Economic decoupling theory has no weight 2008-01-11 12:11:20   Print

    BEIJING, Jan. 11 -- An opinion gaining popularity holds that the Chinese economy, even the emerging economies as a whole, is decoupling from the U.S. economy. The theory is based on the belief that the relationship between the Chinese economy, and the economies of emerging market countries, with that of the U.S. economy is no longer as close as it was.

    Judging from the current situation in and out of China, such an opinion is actually flawed. Worse, it could create a false sense of security.

    Measured by the growth in GDP, the U.S. economy has remained low for years. And its GDP growth even dropped below 2 percent last year due to the impact of the subprime crisis.

    By contrast, the Chinese economy has been on a strong upward momentum for the last decade. GDP growth in China will probably exceed 11 percent for 2007.

    The contrast seems to be a supporting point for the decoupling theory, but it does not hold water.

    The low growth in the U.S. GDP is actually caused by shrinkage in its domestic investments. But domestic consumption, another economic engine has not slowed.

    U.S. consumption has and is likely to keep acting as a decisive factor in Chinese exports. And that link obviously goes against the decoupling theory.

    Believers in the theory often cite the increasingly close trade ties among the eastern Asian countries as solid proof for the weakening connection of the region with the U.S. economy.

    But they have obviously overlooked one factor - the closer trade ties within eastern Asia has been caused by the shifting roles of these countries in the industrial chain.

    In the past several years, especially after the Asian financial crisis in 1997, they are more specified in their own sectors of manufacturing according to their own competitive advantage, so they have to develop industrial cooperation featuring frequent trade ties.

    Meanwhile, these countries do not see a significant boost in their domestic consumption. Instead, they depend more heavily upon demand from outside the region, especially from the markets in Europe and the U.S.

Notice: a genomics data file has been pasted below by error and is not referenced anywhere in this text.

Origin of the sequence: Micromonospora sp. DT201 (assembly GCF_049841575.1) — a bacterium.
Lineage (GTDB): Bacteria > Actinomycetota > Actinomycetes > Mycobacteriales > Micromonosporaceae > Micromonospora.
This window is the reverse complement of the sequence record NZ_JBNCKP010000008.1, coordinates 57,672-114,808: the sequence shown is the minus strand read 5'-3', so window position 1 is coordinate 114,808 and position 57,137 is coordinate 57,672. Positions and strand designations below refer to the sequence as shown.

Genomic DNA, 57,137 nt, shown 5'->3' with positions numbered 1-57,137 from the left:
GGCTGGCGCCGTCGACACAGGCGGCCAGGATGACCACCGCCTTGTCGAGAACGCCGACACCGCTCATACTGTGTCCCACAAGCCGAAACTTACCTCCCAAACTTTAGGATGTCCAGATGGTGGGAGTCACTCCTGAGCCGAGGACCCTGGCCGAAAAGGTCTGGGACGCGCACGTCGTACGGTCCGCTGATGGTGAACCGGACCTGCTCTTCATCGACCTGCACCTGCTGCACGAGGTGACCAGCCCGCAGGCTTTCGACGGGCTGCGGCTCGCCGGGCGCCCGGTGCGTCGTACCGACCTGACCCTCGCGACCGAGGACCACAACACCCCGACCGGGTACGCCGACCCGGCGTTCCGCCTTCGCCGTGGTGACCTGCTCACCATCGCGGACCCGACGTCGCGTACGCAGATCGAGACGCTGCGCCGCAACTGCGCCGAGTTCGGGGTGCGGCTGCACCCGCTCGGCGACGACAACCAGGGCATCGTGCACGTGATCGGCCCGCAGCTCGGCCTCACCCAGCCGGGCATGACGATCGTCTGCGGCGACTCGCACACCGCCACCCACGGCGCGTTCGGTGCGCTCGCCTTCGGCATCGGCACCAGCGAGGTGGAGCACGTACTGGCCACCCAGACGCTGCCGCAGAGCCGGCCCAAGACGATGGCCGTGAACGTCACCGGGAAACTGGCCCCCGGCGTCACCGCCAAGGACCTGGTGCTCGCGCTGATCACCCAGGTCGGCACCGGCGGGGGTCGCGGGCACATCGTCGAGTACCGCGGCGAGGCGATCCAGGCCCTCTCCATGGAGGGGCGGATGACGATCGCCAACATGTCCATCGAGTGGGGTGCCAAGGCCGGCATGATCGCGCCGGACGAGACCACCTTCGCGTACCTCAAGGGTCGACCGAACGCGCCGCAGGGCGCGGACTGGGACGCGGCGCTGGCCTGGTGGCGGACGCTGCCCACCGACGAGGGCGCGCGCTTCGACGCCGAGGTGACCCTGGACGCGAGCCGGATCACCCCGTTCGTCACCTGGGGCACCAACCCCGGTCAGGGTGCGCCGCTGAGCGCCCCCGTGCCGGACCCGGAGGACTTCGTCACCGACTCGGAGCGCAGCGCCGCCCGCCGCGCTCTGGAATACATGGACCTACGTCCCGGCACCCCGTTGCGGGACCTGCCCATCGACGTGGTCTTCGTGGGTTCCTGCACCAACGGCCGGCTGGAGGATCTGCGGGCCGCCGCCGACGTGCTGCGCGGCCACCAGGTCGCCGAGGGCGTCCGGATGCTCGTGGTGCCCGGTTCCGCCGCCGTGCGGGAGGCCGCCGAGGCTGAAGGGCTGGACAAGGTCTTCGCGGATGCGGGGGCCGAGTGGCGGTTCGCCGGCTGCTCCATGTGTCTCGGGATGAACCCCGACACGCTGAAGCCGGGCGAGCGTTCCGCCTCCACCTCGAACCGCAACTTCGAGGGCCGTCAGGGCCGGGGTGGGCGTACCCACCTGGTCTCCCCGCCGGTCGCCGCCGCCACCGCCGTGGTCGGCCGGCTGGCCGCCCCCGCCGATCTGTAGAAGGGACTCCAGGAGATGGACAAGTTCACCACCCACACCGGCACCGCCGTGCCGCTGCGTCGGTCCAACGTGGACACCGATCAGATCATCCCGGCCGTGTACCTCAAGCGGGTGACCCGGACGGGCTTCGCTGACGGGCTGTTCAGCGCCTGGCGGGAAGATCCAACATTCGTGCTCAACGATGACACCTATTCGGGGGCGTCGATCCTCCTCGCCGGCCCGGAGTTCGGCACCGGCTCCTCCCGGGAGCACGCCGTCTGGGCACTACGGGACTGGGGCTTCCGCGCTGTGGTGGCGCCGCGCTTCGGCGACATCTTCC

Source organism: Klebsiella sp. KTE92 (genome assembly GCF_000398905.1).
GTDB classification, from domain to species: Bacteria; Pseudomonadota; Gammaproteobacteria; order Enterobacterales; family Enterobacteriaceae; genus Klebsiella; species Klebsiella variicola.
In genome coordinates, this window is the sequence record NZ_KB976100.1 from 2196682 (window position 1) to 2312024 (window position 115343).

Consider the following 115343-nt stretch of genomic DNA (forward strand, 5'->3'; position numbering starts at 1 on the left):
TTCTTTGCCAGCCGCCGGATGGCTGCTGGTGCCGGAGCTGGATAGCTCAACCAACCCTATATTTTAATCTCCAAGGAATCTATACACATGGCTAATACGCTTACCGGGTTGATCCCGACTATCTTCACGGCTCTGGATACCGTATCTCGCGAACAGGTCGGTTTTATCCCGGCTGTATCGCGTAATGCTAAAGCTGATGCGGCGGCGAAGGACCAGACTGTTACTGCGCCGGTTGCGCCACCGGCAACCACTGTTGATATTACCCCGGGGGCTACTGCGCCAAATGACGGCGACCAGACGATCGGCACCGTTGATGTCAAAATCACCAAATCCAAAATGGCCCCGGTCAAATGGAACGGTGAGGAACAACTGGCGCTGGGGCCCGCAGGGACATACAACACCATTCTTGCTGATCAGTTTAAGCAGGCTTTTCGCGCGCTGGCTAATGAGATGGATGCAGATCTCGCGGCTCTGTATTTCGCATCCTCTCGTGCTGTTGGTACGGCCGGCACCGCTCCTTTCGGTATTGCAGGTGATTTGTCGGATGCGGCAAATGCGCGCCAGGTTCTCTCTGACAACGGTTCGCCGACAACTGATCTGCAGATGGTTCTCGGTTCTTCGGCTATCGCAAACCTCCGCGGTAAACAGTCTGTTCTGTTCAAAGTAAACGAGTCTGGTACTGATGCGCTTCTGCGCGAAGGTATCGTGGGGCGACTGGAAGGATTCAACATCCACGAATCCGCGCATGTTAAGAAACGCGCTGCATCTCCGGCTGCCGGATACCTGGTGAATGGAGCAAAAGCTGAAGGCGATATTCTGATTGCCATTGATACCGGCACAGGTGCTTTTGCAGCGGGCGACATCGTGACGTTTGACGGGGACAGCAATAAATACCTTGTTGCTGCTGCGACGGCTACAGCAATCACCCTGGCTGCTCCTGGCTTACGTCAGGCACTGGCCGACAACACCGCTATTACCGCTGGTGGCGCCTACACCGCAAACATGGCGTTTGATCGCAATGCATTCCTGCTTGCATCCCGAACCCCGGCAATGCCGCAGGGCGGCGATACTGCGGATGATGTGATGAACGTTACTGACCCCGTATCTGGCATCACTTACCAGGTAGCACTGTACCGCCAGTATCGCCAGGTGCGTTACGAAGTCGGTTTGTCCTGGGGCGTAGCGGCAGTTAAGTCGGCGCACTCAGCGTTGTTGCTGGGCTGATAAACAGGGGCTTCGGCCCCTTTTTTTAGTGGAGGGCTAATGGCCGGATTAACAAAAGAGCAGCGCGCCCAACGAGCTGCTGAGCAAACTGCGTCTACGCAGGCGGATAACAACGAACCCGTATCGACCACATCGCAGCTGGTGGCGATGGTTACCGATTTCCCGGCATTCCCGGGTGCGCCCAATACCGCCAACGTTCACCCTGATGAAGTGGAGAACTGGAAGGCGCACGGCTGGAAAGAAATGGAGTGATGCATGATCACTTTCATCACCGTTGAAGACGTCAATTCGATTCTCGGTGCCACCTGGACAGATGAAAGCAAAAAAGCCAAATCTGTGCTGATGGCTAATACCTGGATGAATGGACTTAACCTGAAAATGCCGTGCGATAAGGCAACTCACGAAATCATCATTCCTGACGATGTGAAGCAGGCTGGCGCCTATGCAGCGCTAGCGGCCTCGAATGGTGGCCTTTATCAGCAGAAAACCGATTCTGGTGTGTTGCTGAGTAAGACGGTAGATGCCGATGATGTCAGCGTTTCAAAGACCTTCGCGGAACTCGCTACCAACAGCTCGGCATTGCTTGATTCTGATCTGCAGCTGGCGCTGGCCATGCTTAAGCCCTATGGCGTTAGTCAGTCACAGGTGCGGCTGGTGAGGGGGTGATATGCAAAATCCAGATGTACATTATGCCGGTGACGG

This dependence brings about a huge inflow of money to the region, which in turn, means gigantic foreign exchange reserves for these countries.

    The decoupling theory is a false one also because it does not take into account the reality of intensifying globalization.

    Every economy is now an integrated part of the global economy. On one hand, this globalization garners more trade and on the other, it also faces more risks and uncertainties.

    It is unrealistic to embrace globalization and enjoy its benefits, and expect no potential threats.

    In the face of the decoupling theory and its supporters, the decision-makers should be vigilant to the possible impacts on Chinese exports and even development of the Chinese economy once the U.S. economy continues to weaken.

    Consumption is gaining more weight in the U.S. economy and it contributes about 72 percent to its GDP.

    It is not propped up by higher average income or fuller employment, but by a robust consumption in property and cars encouraged by low interest rates. If the subprime crisis is not contained or even escalates, consumption, especially those made with mortgage loans, might drop, depressing the U.S. economy.

    With net exports contributing about one-third to China's economic growth, the country will certainly feel the effects if the U.S. economy rapidly slows.

    Of course, it is a bit early to judge the global economy in 2008. If the measures taken by the U.S. government and the EU countries to curb the negative effects of the subprime crises work well, the panic in the financial markets would be eased and the global economy may only see a minor obstacle to its growth.

    The 1.5 trillion U.S. dollars foreign exchange reserves of China would be very helpful in guarding against a potential financial crisis. With sound growth in the government's income, the Chinese administrative would also have enough leverage to switch to a proactive fiscal policy if exports stop growing or even drops.

    China is one of the biggest beneficiaries of globalization, and it might also become a prime victim once the global economy turns sluggish. For that reason, we must be vigilant against a false sense of security forged by the decoupling theory.

    By He Fan

    The author is a researcher with the Institute of World Economics and Politics under the China Academy of Social Sciences

    (Source: China Daily)

Editor: Gao Ying
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